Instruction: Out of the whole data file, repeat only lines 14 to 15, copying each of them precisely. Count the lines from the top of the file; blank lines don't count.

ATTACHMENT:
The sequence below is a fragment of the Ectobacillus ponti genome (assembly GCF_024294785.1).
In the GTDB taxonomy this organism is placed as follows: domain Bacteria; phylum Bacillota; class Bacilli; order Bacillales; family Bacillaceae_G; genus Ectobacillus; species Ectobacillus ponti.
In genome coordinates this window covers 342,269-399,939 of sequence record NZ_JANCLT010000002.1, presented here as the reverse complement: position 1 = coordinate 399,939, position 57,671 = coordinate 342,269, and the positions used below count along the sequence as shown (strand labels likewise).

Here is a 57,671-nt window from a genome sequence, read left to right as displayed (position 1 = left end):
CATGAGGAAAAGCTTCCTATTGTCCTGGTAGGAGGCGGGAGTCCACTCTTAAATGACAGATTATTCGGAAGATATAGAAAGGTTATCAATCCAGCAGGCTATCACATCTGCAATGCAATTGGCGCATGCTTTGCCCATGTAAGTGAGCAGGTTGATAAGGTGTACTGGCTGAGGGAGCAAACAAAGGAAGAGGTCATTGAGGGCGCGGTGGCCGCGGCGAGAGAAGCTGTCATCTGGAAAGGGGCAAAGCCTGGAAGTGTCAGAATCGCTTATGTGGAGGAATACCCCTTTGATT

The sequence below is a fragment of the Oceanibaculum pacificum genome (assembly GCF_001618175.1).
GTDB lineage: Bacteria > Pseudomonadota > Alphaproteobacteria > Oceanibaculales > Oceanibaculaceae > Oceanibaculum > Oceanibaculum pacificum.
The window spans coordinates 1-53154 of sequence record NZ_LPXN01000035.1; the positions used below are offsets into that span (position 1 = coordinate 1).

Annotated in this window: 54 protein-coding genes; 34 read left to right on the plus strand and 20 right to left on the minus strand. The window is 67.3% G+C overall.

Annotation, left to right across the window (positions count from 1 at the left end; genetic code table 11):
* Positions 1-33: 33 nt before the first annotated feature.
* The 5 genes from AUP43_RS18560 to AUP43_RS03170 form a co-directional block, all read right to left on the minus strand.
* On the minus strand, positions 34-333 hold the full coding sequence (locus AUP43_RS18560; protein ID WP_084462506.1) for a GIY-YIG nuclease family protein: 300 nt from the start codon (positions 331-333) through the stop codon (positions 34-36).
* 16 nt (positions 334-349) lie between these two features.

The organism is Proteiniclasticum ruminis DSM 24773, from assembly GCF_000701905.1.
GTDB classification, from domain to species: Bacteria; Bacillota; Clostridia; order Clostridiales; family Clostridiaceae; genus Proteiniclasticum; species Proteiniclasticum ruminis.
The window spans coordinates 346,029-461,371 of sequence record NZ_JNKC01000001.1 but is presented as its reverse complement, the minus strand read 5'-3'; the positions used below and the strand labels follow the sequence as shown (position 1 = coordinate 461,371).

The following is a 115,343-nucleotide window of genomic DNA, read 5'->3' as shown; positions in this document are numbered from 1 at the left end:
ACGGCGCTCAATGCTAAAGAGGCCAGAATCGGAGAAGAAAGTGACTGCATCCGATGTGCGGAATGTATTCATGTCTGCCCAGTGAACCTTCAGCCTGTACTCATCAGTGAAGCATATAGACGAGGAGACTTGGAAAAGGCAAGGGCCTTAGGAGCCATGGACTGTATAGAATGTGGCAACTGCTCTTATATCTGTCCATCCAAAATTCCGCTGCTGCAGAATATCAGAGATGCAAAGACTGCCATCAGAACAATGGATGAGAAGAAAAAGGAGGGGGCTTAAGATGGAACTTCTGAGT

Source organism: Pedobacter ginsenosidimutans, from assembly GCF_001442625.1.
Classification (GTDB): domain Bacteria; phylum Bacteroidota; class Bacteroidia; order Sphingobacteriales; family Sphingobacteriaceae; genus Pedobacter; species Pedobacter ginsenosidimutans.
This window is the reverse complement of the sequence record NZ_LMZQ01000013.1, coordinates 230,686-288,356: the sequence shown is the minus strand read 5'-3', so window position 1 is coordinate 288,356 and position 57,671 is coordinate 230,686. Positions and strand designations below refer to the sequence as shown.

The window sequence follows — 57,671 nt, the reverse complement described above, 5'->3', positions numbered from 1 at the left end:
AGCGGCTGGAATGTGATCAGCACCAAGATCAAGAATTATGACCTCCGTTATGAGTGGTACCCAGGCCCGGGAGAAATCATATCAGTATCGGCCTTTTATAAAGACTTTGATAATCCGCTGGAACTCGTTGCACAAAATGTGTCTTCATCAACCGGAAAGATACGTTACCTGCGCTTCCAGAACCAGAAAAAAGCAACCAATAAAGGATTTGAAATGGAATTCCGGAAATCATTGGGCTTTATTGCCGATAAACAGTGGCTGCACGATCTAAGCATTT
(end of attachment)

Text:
* 16 nt (positions 334-349) lie between these two features.

The organism is Proteiniclasticum ruminis DSM 24773, from assembly GCF_000701905.1.